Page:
There are no promises to be made when it comes to Roger Federer, who's having a hiatus of more than a year – the longest of his career – due to a knee injury and subsequent surgery, having last played at the Australian Open in Jan. 2020.
He withdrew from the coming AO, citing his knee, and it’s hard to know if he will play at all in 2021, saying at a Swiss sports awards ceremony recently: “I hope that I will return to the courts in 2021. We will see.”
Federer is still chasing that elusive Olympic singles gold, having won silver in 2012 and capturing the doubles gold with Stan Wawrinka in 2008.
After winning their maiden majors in 2020, Sofia Kenin of the U.S. and Iga Swiatek of Poland will aim to follow those successes, Kenin having already backed up her surprise AO win with a run to the French Open final (where she lost to Swiatek). Swiatek triumphed in Paris just two years after becoming the Youth Olympic Games winner in doubles in Buenos Aires.
They are just two of a host of must-see young players in the women’s game, along with world No.1 Ash Barty, the 2019 French Open champ, and 2019 U.S. Open winner Bianca Andreescu, who missed all of 2020 with injury, among others.
Plenty of established stars are still threats, including two-time Slam champ Garbiñe Muguruza, former world No.1 Karolina Pliskova, Ukraine’s Elina Svitolina and Kiki Bertens. Reigning Olympic gold medallist Monica Puig continues to be dangerous, but is now ranked No.105.
While tennis has four standout events each year – the Grand Slams – more and more players have turned to the Olympics as a badge of honour, the sport returning to the Olympic programme in 1988, and adding mixed doubles in 2012.
Rio 2016 bronze medallist Petra Kvitova is among them, saying about the Summer Games: “For me, Olympic Games... it's something totally different compared to any other event. I love it. Since I was a kid, I always love to play these team competitions, playing for my country.”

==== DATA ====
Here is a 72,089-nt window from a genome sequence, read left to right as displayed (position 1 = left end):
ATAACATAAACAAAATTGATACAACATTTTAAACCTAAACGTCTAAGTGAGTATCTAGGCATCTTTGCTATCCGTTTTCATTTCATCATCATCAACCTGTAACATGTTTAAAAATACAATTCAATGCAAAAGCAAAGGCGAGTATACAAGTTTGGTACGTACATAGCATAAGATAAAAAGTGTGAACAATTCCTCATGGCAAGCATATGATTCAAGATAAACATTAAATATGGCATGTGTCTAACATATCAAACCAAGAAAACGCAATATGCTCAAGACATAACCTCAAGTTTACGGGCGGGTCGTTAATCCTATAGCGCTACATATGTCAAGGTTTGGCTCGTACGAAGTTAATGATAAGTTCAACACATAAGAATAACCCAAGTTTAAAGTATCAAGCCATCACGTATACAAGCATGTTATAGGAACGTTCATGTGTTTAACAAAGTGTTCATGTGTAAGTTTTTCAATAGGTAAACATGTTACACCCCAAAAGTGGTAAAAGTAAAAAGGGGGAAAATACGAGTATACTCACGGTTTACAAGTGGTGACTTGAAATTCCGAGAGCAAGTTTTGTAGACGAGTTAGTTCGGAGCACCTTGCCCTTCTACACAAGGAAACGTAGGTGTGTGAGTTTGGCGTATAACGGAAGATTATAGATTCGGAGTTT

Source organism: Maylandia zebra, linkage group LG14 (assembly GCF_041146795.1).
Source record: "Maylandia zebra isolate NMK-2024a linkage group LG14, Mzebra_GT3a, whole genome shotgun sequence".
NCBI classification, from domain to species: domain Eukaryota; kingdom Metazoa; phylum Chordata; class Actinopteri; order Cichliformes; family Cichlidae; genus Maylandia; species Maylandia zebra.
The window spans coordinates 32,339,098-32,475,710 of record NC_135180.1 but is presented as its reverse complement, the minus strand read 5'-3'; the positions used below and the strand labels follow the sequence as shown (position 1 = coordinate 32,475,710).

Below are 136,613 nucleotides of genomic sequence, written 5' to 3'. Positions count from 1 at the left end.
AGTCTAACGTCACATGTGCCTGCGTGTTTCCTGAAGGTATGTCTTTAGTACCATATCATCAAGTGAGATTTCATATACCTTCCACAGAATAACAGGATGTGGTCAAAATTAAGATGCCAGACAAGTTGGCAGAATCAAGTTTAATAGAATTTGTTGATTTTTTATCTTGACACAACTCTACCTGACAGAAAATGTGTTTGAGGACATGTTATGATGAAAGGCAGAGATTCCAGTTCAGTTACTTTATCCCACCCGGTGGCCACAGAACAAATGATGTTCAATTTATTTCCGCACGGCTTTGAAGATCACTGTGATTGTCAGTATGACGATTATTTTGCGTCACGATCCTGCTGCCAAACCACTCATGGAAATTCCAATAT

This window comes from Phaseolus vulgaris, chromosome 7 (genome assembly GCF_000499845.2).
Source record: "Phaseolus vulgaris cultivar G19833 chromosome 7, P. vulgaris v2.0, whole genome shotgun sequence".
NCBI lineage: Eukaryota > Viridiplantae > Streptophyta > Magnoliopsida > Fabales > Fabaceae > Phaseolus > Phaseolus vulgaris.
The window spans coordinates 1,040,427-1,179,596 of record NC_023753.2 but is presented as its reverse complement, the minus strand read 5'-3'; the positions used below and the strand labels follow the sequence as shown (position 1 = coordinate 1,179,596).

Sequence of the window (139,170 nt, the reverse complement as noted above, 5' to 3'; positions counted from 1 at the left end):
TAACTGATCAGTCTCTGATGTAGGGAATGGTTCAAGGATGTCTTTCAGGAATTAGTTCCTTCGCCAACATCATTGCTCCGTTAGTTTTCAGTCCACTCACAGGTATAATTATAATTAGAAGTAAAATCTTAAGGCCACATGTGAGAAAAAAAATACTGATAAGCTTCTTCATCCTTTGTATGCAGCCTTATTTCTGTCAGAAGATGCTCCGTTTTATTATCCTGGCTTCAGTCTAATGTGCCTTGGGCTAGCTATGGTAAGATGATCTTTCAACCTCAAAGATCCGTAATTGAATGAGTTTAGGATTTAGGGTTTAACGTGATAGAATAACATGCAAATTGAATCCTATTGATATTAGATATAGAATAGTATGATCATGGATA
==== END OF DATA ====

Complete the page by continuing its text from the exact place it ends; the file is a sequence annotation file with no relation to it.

After missing Rio 2016, new U.S. Open champ Dominic Thiem had initially planned not to play in 2020, but after the Games were rescheduled, and with the growing influence of his coach, singles and doubles Olympic champ Nicolas Massu, Thiem has changed his tune: “To be honest, I changed my mind. It would be a dream to participate in the Olympics. I would love to play there next year.“
And two-time Slam winner Simona Halep will look for her first Olympic dent come July as well (she lost in the first round in 2012), the Romanian, a household name in her home country, maintaining a close friendship with countrywoman Nadia Comaneci. She said, according to the Guardian, after winning at Wimbledon in 2019: “I want to win any medal in the Olympics to fulfill everything I have done in tennis. It is a chance to play for my country and I have always loved to do that.”
While Djokovic, Nadal, Serena, Federer, and other mainstay tennis names loom large in the game, players like Osaka, Thiem, Andreescu, and more, have broken through, and 2021 could offer the chance for many others.
Daniil Medvedev was the 2019 U.S. Open runner-up to Nadal and has a lethal game, while Alexander Zverev finished second to Thiem there this year. Also to watch in the men’s game is Medvedev’s Russian counterpart Andrey Rublev and Matteo Berrettini of Italy.
On the women’s side, many are curious to see if American Coco Gauff can rise from her current spot of No.48 at age 16, while Canada’s Leylah Annie Fernandez continues to impress, as well. Tsitsipas and Gauff also train with Patrick Mouratolgou, coach of Serena Williams.